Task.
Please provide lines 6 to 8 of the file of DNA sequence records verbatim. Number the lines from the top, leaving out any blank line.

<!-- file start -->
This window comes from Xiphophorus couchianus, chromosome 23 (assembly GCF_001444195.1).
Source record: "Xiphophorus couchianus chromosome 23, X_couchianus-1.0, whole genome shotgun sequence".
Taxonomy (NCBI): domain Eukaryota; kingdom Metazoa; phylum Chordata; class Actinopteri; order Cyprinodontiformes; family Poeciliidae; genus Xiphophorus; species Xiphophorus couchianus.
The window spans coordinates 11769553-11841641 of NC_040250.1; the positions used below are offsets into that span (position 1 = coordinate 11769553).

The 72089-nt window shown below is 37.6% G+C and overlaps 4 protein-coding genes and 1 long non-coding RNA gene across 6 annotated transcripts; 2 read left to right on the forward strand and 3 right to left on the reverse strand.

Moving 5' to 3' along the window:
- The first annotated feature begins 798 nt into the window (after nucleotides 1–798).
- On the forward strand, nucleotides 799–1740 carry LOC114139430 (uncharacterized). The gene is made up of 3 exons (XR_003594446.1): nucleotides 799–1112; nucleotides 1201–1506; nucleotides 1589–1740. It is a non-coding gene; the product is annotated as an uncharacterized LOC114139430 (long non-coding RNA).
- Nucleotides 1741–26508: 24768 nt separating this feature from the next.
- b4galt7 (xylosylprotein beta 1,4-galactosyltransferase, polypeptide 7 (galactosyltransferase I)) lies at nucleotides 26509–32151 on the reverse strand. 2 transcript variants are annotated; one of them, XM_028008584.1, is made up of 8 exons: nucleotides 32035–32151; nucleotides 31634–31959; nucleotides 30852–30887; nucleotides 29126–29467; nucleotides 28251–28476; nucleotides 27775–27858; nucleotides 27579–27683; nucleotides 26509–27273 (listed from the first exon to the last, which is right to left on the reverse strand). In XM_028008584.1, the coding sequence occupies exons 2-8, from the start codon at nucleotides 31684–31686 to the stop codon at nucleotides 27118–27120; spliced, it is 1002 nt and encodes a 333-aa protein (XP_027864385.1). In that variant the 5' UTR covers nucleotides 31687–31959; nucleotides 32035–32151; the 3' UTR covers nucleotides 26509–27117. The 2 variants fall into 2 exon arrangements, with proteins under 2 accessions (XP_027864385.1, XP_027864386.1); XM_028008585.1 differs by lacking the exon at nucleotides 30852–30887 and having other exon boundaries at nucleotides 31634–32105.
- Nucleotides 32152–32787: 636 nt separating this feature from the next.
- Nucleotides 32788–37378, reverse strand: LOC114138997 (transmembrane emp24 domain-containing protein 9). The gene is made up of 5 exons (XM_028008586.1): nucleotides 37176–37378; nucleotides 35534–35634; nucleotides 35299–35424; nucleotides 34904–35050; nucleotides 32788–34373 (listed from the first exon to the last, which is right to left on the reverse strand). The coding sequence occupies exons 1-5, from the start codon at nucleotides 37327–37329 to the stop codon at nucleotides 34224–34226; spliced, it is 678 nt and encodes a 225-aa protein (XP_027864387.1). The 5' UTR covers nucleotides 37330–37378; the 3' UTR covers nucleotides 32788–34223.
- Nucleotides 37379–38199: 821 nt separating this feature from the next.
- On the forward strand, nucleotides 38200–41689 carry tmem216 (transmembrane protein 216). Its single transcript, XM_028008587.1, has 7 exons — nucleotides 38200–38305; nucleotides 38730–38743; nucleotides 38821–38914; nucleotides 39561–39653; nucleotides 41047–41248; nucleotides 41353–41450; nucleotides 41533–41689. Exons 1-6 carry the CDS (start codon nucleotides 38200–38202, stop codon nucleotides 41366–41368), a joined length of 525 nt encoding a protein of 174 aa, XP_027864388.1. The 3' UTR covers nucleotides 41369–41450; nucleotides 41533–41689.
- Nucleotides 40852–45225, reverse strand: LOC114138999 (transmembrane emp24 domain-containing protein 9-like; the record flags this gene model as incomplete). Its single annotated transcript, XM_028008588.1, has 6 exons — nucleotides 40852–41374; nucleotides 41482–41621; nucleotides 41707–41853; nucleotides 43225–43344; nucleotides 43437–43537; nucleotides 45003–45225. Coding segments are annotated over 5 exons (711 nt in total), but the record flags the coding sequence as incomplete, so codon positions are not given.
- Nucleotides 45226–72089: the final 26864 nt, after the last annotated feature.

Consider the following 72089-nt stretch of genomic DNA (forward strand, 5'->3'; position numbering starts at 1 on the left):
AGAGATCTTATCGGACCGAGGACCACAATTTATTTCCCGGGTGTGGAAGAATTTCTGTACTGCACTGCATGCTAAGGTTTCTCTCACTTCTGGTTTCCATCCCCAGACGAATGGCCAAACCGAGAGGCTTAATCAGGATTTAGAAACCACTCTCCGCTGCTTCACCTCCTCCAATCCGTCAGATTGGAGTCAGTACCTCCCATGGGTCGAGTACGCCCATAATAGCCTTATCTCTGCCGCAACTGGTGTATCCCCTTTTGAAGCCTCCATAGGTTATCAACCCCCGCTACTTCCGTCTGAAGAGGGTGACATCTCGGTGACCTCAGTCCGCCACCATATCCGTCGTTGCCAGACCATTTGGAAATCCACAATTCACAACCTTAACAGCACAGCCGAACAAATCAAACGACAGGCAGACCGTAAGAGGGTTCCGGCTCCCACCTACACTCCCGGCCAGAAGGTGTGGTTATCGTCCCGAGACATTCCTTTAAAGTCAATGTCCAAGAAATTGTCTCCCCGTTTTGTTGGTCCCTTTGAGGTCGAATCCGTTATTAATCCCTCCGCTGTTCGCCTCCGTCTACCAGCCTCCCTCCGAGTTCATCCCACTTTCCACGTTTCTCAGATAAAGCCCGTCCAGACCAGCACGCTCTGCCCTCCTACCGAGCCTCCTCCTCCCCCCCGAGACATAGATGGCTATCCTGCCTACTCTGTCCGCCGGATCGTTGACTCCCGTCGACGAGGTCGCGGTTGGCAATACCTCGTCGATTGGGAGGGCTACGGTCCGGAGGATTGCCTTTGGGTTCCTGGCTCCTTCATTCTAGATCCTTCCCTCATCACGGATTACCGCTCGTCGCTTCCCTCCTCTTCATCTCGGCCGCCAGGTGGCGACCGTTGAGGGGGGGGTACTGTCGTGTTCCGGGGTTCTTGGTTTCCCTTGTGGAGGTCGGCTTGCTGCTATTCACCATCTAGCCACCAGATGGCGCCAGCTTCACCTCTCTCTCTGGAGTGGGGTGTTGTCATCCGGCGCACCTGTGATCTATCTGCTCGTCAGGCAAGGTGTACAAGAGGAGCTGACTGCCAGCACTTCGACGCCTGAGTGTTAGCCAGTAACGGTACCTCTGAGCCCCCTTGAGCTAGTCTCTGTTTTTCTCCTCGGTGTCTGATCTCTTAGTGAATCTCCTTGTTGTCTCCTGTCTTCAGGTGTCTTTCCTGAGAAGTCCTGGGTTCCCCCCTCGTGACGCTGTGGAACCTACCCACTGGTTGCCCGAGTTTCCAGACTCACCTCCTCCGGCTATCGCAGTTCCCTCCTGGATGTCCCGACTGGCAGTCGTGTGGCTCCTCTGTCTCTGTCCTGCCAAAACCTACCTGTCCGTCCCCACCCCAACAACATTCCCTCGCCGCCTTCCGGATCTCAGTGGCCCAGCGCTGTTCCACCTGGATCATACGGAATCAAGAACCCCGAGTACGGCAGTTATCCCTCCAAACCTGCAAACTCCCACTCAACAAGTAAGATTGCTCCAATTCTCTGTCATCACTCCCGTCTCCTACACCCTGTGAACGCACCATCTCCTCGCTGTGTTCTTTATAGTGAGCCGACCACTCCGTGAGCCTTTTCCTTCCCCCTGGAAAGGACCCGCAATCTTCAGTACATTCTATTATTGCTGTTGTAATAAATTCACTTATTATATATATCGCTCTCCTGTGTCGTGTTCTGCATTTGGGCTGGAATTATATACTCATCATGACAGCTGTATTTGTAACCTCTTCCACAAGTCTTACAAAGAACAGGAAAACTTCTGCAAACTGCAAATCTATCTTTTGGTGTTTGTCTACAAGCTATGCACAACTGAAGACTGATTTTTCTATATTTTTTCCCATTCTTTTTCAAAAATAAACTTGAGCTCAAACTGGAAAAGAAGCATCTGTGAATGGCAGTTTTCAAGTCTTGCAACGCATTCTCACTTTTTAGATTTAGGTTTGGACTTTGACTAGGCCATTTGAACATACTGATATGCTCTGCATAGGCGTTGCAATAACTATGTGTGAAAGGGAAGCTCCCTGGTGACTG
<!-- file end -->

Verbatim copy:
Moving 5' to 3' along the window:
- The first annotated feature begins 798 nt into the window (after nucleotides 1–798).
- On the forward strand, nucleotides 799–1740 carry LOC114139430 (uncharacterized). The gene is made up of 3 exons (XR_003594446.1): nucleotides 799–1112; nucleotides 1201–1506; nucleotides 1589–1740. It is a non-coding gene; the product is annotated as an uncharacterized LOC114139430 (long non-coding RNA).